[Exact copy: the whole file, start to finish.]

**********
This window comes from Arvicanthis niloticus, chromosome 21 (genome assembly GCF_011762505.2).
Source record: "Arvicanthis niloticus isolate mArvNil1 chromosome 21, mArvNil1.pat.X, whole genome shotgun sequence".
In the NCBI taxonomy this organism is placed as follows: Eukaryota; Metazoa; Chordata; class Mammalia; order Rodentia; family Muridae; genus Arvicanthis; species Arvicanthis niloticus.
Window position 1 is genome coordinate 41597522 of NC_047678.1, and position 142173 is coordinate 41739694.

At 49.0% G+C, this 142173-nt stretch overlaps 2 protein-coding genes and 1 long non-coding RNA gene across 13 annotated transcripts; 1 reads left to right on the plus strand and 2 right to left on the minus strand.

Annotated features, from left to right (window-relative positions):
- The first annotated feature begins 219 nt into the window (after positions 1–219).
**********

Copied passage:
This window comes from Arvicanthis niloticus, chromosome 21 (genome assembly GCF_011762505.2).
Source record: "Arvicanthis niloticus isolate mArvNil1 chromosome 21, mArvNil1.pat.X, whole genome shotgun sequence".
In the NCBI taxonomy this organism is placed as follows: Eukaryota; Metazoa; Chordata; class Mammalia; order Rodentia; family Muridae; genus Arvicanthis; species Arvicanthis niloticus.
Window position 1 is genome coordinate 41597522 of NC_047678.1, and position 142173 is coordinate 41739694.

At 49.0% G+C, this 142173-nt stretch overlaps 2 protein-coding genes and 1 long non-coding RNA gene across 13 annotated transcripts; 1 reads left to right on the plus strand and 2 right to left on the minus strand.

Annotated features, from left to right (window-relative positions):
- The first annotated feature begins 219 nt into the window (after positions 1–219).